October 14 -20, 2012: Issue 80   

 The Conference Venue, Alma Ata

 Feldsher Station in A nomadic area - Uzbekistan

 Lunch "al fresco" at a collective farm

 L.R. Ed Visbord, Guy Harrison, George Repin, Cyril Evans, Lou Lane.

Copyright George Repin, 2012.  All Rights Reserved. 

By George Repin

In September, 1978 an International Conference on Primary Medical Care was held in Alma Ata in what was then the Soviet Socialist Republic of Kazakhstan.  It was organised jointly by the World Health Organisation (WHO) and the United Nations Children’s Fund (UNICEF).  It was attended by delegations from 134 governments and by representatives of 67 United Nations organisations, specialised agencies and non-governmental organisations (NGOs) in official relations with WHO and UNICEF.

The background to the conference was recognition that the expectation to provide high-standard healthcare and education in developing countries following newly won independence from former colonial powers would result in reduced  morbidity and mortality in rural communities was not being met - and by the 1970s in some places the health status of the population had deteriorated. 

The new Governments had moved to establish teaching hospitals and medical and nursing schools, often with donor funds.  These specialised services at a tertiary level, while using up a large proportion of the countries’ healthcare budgets, were available generally only to those living in urban areas. They were not reaching the largely rural populations.  In short, the money was not being spent where it was needed.

During the early part of the 1970s the impact of successful programmes in several countries to deliver basic but comprehensive primary care services covering poor rural communities was recognised by WHO and UNICEF.  There was a questioning of “top-down” approaches and the role of the medical profession in healthcare provision.

Over seven days the conference discussed the current world health situation, what was involved in the primary health care approach, the interaction of primary health care and national development, technical and organisational aspects of primary health care and national strategies for primary health care and international support.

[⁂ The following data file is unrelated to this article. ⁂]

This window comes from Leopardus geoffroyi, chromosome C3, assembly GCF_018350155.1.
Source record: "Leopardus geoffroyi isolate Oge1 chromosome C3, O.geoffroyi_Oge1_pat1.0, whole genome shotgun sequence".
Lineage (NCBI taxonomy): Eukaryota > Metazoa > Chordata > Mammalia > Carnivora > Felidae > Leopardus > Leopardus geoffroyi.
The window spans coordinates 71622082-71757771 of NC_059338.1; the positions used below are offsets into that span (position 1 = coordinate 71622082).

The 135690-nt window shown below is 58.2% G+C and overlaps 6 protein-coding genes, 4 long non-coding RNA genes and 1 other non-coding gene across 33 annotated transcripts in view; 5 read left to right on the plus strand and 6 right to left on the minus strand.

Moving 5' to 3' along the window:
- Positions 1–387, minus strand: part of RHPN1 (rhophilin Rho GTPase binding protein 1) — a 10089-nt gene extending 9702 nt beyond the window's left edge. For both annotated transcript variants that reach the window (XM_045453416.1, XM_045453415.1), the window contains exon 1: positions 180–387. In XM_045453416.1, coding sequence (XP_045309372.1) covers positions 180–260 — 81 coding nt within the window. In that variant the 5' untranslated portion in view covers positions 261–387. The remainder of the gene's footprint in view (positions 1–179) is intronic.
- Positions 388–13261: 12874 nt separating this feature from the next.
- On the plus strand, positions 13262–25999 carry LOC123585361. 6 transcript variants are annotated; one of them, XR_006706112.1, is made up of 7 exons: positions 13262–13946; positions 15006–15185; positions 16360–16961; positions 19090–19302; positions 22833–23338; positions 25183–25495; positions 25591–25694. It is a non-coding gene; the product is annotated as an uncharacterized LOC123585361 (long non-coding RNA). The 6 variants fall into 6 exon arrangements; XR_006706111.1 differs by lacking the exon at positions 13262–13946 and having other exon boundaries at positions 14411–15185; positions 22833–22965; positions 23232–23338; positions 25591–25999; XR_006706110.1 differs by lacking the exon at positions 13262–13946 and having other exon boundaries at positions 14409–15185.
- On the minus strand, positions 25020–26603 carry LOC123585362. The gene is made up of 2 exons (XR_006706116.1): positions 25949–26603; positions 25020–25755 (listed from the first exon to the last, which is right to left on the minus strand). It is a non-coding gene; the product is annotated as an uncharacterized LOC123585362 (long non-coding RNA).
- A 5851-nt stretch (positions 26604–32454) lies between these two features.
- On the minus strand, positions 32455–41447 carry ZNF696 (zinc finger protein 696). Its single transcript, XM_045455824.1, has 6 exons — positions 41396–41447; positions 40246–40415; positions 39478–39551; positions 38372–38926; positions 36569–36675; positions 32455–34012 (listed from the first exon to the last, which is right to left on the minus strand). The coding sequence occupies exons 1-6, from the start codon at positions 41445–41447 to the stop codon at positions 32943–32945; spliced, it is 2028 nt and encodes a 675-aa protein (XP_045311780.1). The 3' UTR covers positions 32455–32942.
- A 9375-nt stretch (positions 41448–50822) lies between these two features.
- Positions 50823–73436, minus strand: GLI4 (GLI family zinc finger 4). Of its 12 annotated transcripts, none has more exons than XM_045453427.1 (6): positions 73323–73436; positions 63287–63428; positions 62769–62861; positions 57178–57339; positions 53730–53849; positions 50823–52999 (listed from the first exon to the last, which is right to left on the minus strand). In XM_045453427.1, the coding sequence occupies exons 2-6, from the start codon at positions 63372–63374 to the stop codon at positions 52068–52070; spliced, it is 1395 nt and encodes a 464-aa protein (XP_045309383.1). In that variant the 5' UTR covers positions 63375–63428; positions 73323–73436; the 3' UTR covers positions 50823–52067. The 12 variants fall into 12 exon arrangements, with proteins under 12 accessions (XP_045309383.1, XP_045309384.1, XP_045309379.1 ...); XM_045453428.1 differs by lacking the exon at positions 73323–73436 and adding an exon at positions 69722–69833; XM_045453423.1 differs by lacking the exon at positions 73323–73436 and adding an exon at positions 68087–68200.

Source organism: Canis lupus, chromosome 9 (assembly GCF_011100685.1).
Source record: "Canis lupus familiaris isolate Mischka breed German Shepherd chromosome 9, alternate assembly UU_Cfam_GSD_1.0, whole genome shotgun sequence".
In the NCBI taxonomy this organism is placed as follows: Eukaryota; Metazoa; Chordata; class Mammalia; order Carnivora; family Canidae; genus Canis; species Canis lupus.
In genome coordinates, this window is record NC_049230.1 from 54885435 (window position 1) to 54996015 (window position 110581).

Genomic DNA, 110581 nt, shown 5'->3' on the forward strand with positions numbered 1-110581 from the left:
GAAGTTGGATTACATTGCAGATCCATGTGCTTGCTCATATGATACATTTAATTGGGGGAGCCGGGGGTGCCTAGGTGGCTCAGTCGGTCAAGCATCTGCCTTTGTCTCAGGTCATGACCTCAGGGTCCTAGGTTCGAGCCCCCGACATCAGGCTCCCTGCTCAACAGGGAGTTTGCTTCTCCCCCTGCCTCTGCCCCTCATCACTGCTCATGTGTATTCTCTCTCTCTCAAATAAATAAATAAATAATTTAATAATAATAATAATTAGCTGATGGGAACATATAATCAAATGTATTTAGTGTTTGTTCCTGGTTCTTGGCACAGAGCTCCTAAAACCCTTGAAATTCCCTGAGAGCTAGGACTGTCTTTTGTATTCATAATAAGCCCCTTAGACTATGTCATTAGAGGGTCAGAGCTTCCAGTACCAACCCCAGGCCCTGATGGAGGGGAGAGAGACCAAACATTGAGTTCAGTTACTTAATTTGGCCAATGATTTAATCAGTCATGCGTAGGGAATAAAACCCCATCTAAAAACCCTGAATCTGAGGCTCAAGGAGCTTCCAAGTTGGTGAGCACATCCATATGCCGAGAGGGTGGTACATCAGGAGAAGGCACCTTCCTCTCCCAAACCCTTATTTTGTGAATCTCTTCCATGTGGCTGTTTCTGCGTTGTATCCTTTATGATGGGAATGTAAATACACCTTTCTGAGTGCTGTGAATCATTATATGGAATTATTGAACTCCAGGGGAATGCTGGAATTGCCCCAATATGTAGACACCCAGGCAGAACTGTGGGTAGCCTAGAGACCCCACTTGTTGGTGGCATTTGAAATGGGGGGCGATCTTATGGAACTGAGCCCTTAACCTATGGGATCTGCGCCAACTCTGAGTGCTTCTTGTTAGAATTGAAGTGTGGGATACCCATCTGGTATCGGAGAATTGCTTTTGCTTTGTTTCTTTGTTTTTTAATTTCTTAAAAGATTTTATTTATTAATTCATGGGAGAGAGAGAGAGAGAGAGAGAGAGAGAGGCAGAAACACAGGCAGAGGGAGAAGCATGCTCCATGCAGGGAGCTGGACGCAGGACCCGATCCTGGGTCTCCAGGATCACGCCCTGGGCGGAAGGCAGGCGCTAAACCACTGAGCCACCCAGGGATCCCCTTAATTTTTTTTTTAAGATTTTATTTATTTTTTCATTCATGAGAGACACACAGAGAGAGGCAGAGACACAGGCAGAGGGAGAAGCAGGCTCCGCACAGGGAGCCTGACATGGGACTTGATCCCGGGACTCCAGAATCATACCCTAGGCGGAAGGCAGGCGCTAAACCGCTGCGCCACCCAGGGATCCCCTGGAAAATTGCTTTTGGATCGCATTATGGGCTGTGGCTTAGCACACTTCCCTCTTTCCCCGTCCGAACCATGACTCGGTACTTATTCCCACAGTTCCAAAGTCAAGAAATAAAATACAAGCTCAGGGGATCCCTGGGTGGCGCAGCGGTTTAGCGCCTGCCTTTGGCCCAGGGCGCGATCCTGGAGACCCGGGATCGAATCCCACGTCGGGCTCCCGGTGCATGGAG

Because of the thinly spread population, including nomadic people in Kazakhstan and neighbouring republics  such as Uzbekistan delegates were able to fly to and visit services provided in rural settings such as in feldsher stations and collective farms.

The following are extracts from the Report of the conference:

” 14. The Conference declared that the health status of hundred of millions of people in the world today is unacceptable, particularly in developed countries,  More than half the population of the world do not have the benefit of proper health care”.

16. The Conference considered primary health care to be essential care based on practical, scientifically sound and socially acceptable methods and technology made universally accessible to individuals and families in the community through their full participation and at a cost that the community and country can to afford to maintain at every stage of their development in the spirit of self-reliance and self-determination.  It forms an integral part of the country’s health system … “. 

In defining the concept of Primary Health Care the Conference recommended:

… that primary health care should include at least: education concerning prevailing health problems and the methods of identifying, preventing and controlling them , promotion of food supply and proper nutrition, an adequate supply of safe water and basic sanitation; maternal and child health care, including family planning; immunization against the major infectious disease; prevention and control of endemic diseases;  appropriate treatment of common diseases and injuries; promotion of mental health; and provision of essential drugs”.

The Conference produced the DECLARATION OF ALMA ATAwhich is well worth reading if only to demonstrate how much still remains to be achieved in many countries.

Debate still continues on the way the recommendations have been implemented. 

Australia was represented by the following delegation:

Dr Cyril Evans, Deputy Director General, Australian Department of Health

Mr Guy Harrison, Foreign Affairs officer, Australian Embassy, Moscow, USSR

Mr Louis Lane, First Assistant  Director-General, Management Services Division, Australian Department of Health

Dr George Repin, Secretary-General, Australian Medical Association

Mr Edmund Visbord, First Assistant Secretary, Economic Division, Department of Prime Minister and Cabinet, Canberra